Sound — 9
Screaming Trees album, Dust, could have been an iconic Seattle grunge album. It could have seen them mentioned by more than just die hard fans in the same breath as bands like Nirvana, Pearl Jam and Alice in Chains. But the band didn't tour the album extensively, and as a result it's something you may more likely stumble upon by chance if searching for the more famous acts of the early-mid nineties like the previously mentioned 'big three'.
Lyrics — 9
Pounding opener Halo of Ashses' sets the standard of the album, the melody lead by eastern flavoured guitar parts but powered along by Barrett Martin's relentless drumming. Second is All I Know', possibly the most famous track on the album, played live on Jools Holland's 'Later...' show at the time of release in 1996, with one Josh Homme on rhythm guitar. (Homme went on to work extensively with Trees' vocalist Mark Lanegan in Queens of the Stone Age). All I Know' is the archetypal grunge song, with the lighter, emptier verses supplemented by soaring choruses and excellent guitar work from Gary Lee Conner. On third track Look at You', Lanegan's vocals are softer than his usual gruff, low end growl, and you begin to see that although not blessed with a voice like Eddie Vedder or Layne Stayley, he has to be one of the most distinctive, versatile and believable vocalists of his generation. Dying Days' is an uplifting song, complete with 3 part harmonies driving the choruses and a brilliant guitar solo from Pearl Jam's Mike McCready, it's a song that, like the album as a whole, isn't quite as dark as you might expect from your average grunge band. Make My Mind' is driven by Lanegan's Vocals, backed by the rest of the band, and is another song from the lighter side of Screaming Trees, but also again illustrating what a musical chemistry the 4 of them had, be it live or on record. Sworn and Broken' is a stripped down track in the verses, picking up in the choruses, with ghostly backing vocals and a string section in support. It's a track I find you need to be in the mood to listen to, but when you are it pulls you in, before hitting you with a keyboard solo from out of nowhere! Witness' is one of the best tracks on the album, the stand out performer being stickman Barrett Martin who in the outro shows some brutal yet intricate skills. The man was a brilliant drummer. Traveler' sees Lanegan sounding at his most vunerable, with stripped back guitars and string parts that sound like they were taken straight from a gramophone, it's a an atmospheric, Led Zeppelin-esque homage to life's journeys and trappings. Penultimate song Dime Western' has a haunting guitar part that coupled with Lanegan's double tracked vocals and keyboards from another world, giving a detached, almost sinister atmosphere. Closer Gospel Plow' is the Trees' take on the traditional biblical folk song, that starts off very basic, and you almost wonder Is this it? until the band kicks in and the duelling lead guitars backed by a rock solid rhythm section bring the curtains down a brilliant body of work, from one of many superb bands from the Seattle grunge era.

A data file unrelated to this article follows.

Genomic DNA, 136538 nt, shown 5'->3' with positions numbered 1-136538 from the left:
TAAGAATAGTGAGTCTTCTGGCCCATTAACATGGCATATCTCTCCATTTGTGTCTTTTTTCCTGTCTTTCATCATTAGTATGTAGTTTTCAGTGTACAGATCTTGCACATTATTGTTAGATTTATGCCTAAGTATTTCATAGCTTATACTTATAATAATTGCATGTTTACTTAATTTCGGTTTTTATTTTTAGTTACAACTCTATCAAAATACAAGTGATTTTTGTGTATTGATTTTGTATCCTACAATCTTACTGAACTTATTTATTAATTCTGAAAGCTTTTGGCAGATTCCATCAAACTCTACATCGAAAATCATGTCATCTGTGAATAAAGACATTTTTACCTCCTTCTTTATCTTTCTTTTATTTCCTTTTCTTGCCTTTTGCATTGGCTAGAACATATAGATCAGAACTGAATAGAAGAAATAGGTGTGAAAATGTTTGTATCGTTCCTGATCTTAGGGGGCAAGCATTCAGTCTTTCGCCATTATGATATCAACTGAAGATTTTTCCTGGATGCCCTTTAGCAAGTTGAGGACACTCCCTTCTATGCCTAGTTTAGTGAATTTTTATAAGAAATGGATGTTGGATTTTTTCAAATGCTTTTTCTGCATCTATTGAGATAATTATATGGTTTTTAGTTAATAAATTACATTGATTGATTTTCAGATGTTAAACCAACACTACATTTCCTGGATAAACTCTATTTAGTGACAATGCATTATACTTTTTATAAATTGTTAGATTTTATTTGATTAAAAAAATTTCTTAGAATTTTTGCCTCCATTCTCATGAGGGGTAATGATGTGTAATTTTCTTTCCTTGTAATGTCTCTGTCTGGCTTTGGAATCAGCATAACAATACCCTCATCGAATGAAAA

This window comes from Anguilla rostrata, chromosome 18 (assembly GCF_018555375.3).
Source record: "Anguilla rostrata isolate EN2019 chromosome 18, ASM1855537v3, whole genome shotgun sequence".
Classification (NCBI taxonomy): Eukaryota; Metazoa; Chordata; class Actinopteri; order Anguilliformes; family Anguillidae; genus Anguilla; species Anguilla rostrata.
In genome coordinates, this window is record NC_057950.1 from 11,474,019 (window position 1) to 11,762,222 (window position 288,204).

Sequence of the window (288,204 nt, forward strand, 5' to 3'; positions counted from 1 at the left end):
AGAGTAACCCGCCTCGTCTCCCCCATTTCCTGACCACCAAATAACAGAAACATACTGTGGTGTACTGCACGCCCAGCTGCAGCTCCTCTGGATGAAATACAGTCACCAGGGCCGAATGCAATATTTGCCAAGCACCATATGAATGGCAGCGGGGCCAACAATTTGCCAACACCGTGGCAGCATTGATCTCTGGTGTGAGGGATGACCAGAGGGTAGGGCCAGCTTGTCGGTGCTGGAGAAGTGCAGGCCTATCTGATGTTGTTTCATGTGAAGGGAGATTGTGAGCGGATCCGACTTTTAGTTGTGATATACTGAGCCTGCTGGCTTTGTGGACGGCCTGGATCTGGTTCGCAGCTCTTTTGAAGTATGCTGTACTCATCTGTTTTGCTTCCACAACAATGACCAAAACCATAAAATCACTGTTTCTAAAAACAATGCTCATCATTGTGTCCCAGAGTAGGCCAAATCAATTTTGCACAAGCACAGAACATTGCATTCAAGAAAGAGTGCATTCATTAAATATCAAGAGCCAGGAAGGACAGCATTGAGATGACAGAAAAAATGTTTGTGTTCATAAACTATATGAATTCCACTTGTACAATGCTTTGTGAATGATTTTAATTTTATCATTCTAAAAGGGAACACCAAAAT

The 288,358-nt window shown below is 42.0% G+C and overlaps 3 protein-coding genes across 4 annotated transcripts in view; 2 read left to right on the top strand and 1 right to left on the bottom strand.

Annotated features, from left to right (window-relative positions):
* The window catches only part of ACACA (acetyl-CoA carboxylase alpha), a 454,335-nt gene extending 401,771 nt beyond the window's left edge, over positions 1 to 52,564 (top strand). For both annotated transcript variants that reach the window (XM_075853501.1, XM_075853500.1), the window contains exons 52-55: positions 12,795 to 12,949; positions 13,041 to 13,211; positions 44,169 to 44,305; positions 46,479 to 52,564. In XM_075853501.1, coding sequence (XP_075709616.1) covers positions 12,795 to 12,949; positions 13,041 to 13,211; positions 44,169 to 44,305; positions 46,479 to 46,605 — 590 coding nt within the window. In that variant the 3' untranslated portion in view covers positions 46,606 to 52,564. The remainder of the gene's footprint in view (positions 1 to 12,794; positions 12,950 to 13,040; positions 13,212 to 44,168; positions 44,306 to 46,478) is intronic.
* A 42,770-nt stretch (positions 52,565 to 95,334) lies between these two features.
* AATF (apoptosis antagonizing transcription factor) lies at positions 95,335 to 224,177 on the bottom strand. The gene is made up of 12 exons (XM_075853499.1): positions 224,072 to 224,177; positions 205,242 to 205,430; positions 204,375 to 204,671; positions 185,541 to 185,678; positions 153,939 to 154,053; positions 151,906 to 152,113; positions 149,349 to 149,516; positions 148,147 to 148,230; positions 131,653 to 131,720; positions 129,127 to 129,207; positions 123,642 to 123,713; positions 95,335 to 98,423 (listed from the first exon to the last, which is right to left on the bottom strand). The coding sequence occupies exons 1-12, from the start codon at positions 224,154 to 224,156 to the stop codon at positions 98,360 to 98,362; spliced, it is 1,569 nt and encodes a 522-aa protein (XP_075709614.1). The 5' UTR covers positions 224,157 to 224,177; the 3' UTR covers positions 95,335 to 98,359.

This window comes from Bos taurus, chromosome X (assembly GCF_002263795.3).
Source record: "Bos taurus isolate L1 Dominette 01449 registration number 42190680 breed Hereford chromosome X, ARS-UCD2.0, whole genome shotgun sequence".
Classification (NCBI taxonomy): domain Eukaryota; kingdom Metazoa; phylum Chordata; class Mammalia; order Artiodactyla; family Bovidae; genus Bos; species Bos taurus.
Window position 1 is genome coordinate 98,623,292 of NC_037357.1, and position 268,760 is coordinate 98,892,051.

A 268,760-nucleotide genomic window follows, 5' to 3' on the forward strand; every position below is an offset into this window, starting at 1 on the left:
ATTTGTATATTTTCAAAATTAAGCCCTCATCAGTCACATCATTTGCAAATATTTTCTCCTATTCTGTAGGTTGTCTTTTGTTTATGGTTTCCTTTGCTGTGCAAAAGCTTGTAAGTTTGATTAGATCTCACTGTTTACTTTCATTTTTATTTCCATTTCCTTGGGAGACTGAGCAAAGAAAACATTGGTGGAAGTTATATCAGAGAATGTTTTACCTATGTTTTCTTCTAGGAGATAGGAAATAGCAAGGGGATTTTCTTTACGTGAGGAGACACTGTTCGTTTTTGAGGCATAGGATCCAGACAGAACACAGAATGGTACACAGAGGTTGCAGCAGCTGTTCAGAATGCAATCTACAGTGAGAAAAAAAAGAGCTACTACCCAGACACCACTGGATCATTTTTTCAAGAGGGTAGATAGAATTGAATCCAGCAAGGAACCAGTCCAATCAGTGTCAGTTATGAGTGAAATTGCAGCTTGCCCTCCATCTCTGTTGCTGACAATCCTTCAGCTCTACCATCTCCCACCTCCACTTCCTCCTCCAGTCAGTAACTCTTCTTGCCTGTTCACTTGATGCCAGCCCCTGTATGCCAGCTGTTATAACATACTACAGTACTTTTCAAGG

Overall Impression — 9
I once read an article on the band, and the writer said If Screaming Trees were better looking they might have been called Pearl Jam, and there really is no better way to describe them. Screaming Trees were not the popular kids, they were somewhere between the nerds and the jocks, leaving the limelight to those that seemed to want it more, which is a shame, as musically they stand toe to toe with the very best of their genre. After Dust, Screaming Trees disbanded following an extended hiatus. Without intending to label grunge as a morbid genre, I must point out that all four members are still alive and kicking, giving me reason to wait and hope for the day they one day reunite, and show the world why they are rated by purists and simply those who know of them, as one of the great acts to come out of Seattle at the end of the 80's. If this album were lost or stolen I would replace it as soon as I could, it's too good to not have to hand.